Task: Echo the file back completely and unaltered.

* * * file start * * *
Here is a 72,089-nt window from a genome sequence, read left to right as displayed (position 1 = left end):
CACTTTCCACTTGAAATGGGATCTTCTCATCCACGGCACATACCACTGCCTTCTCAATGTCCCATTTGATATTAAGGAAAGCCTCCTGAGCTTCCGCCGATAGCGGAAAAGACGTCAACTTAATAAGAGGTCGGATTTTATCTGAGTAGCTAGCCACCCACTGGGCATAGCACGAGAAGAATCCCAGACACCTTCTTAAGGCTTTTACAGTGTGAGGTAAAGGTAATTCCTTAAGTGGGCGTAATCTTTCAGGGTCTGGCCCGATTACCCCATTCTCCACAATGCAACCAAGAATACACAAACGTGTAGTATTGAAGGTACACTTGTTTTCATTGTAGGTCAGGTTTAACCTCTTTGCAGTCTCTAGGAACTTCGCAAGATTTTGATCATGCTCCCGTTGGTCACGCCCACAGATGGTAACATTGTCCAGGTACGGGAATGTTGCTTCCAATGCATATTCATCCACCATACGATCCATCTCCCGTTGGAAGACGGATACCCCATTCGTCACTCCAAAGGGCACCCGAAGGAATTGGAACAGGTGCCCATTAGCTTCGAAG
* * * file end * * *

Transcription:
Here is a 72,089-nt window from a genome sequence, read left to right as displayed (position 1 = left end):
CACTTTCCACTTGAAATGGGATCTTCTCATCCACGGCACATACCACTGCCTTCTCAATGTCCCATTTGATATTAAGGAAAGCCTCCTGAGCTTCCGCCGATAGCGGAAAAGACGTCAACTTAATAAGAGGTCGGATTTTATCTGAGTAGCTAGCCACCCACTGGGCATAGCACGAGAAGAATCCCAGACACCTTCTTAAGGCTTTTACAGTGTGAGGTAAAGGTAATTCCTTAAGTGGGCGTAATCTTTCAGGGTCTGGCCCGATTACCCCATTCTCCACAATGCAACCAAGAATACACAAACGTGTAGTATTGAAGGTACACTTGTTTTCATTGTAGGTCAGGTTTAACCTCTTTGCAGTCTCTAGGAACTTCGCAAGATTTTGATCATGCTCCCGTTGGTCACGCCCACAGATGGTAACATTGTCCAGGTACGGGAATGTTGCTTCCAATGCATATTCATCCACCATACGATCCATCTCCCGTTGGAAGACGGATACCCCATTCGTCACTCCAAAGGGCACCCGAAGGAATTGGAACAGGTGCCCATTAGCTTCGAAG